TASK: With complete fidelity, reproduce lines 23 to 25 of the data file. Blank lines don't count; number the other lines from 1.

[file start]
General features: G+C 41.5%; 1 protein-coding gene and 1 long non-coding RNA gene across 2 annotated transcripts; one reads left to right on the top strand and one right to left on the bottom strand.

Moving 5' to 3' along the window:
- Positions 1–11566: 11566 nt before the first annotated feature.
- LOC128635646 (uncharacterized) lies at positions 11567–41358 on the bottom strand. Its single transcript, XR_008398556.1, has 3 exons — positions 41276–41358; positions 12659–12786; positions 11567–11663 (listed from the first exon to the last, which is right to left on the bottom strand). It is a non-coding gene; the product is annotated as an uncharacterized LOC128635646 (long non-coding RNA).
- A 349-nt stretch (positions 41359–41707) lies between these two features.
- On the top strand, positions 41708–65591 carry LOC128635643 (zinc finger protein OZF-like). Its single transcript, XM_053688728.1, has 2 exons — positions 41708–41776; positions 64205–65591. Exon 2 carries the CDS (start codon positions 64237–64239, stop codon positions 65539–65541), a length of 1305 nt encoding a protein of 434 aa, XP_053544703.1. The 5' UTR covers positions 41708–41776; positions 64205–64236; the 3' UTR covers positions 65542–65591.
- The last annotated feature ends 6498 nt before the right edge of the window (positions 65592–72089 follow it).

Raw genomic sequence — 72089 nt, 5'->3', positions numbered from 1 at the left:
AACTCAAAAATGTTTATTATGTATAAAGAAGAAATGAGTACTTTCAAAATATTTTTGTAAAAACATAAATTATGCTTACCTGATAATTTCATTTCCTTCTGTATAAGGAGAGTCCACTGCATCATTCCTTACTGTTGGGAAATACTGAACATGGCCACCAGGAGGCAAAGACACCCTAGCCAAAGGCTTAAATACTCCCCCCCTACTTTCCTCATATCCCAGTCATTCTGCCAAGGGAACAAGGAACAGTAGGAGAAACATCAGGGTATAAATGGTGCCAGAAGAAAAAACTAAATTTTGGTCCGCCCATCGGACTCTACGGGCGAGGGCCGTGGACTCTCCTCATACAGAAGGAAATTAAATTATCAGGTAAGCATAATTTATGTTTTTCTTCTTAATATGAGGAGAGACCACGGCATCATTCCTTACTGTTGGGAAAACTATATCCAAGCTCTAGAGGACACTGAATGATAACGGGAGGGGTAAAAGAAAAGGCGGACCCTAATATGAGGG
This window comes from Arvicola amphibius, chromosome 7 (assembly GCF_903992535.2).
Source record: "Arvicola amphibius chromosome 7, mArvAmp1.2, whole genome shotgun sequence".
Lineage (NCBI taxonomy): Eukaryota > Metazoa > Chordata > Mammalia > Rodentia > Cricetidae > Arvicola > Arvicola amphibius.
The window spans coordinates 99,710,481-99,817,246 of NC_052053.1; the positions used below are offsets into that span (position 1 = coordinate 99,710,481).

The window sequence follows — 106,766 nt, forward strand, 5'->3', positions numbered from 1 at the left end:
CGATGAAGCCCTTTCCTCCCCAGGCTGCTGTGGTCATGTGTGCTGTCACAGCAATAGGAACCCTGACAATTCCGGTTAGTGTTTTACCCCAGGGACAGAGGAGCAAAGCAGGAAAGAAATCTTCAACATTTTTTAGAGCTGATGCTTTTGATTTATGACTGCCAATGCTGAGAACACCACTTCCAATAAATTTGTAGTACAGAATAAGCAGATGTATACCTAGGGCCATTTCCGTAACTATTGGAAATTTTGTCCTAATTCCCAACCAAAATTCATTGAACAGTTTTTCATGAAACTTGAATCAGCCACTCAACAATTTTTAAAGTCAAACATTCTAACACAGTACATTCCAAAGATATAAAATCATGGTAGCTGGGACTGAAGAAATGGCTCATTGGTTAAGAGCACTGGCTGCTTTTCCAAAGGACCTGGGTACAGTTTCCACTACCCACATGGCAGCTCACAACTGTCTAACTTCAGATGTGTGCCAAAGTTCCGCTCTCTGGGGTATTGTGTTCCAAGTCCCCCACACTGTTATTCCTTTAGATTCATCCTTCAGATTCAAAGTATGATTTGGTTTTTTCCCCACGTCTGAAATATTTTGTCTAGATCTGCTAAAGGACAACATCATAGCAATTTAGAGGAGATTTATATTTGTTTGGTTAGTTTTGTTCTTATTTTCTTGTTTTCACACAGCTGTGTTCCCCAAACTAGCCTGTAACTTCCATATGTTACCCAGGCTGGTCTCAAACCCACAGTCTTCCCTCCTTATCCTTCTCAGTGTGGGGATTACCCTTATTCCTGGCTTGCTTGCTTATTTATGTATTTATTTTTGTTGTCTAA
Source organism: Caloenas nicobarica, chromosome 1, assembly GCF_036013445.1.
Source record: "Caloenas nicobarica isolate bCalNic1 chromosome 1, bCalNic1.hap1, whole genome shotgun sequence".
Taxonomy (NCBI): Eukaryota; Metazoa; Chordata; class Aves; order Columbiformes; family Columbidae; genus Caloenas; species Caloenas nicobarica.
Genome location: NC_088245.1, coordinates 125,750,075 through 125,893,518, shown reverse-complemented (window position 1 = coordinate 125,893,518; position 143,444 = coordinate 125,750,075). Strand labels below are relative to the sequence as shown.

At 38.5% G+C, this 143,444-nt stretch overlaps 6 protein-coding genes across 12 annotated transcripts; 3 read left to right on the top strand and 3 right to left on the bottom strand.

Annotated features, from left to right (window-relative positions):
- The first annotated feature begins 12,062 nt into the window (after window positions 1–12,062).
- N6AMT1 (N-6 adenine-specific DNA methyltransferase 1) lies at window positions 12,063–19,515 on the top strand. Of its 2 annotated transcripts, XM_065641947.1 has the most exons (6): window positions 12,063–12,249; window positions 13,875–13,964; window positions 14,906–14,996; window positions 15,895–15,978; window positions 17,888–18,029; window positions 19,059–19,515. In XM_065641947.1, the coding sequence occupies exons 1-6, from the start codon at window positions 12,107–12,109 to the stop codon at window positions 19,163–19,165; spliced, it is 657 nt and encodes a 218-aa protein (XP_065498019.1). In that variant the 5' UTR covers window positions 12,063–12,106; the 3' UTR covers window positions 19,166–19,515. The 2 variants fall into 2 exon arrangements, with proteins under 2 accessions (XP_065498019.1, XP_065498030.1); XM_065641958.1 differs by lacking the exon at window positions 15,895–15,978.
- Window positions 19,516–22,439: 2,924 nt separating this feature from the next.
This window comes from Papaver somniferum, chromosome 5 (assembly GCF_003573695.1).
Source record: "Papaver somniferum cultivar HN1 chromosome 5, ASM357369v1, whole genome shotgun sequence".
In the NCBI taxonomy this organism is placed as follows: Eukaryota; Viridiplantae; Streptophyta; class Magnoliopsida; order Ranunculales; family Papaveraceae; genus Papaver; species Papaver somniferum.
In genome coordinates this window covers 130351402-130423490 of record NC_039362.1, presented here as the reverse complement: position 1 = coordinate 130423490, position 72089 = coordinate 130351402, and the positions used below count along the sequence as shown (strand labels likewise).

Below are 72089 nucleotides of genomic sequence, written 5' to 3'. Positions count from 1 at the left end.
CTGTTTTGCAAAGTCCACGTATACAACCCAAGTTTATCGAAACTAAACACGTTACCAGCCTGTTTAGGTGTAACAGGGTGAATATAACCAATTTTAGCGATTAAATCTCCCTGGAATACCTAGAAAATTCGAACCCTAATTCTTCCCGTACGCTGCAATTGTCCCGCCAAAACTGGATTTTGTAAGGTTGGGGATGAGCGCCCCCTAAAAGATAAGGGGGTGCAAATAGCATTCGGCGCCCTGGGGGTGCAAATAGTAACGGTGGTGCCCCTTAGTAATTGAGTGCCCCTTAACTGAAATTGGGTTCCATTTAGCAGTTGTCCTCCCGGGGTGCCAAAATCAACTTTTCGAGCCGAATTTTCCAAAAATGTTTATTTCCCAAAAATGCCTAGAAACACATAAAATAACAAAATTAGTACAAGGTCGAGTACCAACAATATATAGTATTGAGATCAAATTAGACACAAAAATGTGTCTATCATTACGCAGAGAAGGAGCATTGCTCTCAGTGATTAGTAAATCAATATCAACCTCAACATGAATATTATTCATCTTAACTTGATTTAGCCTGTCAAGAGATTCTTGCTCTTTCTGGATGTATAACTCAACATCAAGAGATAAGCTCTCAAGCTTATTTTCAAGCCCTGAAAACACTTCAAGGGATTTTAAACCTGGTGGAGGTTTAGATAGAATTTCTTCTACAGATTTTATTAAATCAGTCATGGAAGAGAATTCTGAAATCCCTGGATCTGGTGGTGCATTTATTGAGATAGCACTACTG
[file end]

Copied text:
- N6AMT1 (N-6 adenine-specific DNA methyltransferase 1) lies at window positions 12,063–19,515 on the top strand. Of its 2 annotated transcripts, XM_065641947.1 has the most exons (6): window positions 12,063–12,249; window positions 13,875–13,964; window positions 14,906–14,996; window positions 15,895–15,978; window positions 17,888–18,029; window positions 19,059–19,515. In XM_065641947.1, the coding sequence occupies exons 1-6, from the start codon at window positions 12,107–12,109 to the stop codon at window positions 19,163–19,165; spliced, it is 657 nt and encodes a 218-aa protein (XP_065498019.1). In that variant the 5' UTR covers window positions 12,063–12,106; the 3' UTR covers window positions 19,166–19,515. The 2 variants fall into 2 exon arrangements, with proteins under 2 accessions (XP_065498019.1, XP_065498030.1); XM_065641958.1 differs by lacking the exon at window positions 15,895–15,978.
- Window positions 19,516–22,439: 2,924 nt separating this feature from the next.
This window comes from Papaver somniferum, chromosome 5 (assembly GCF_003573695.1).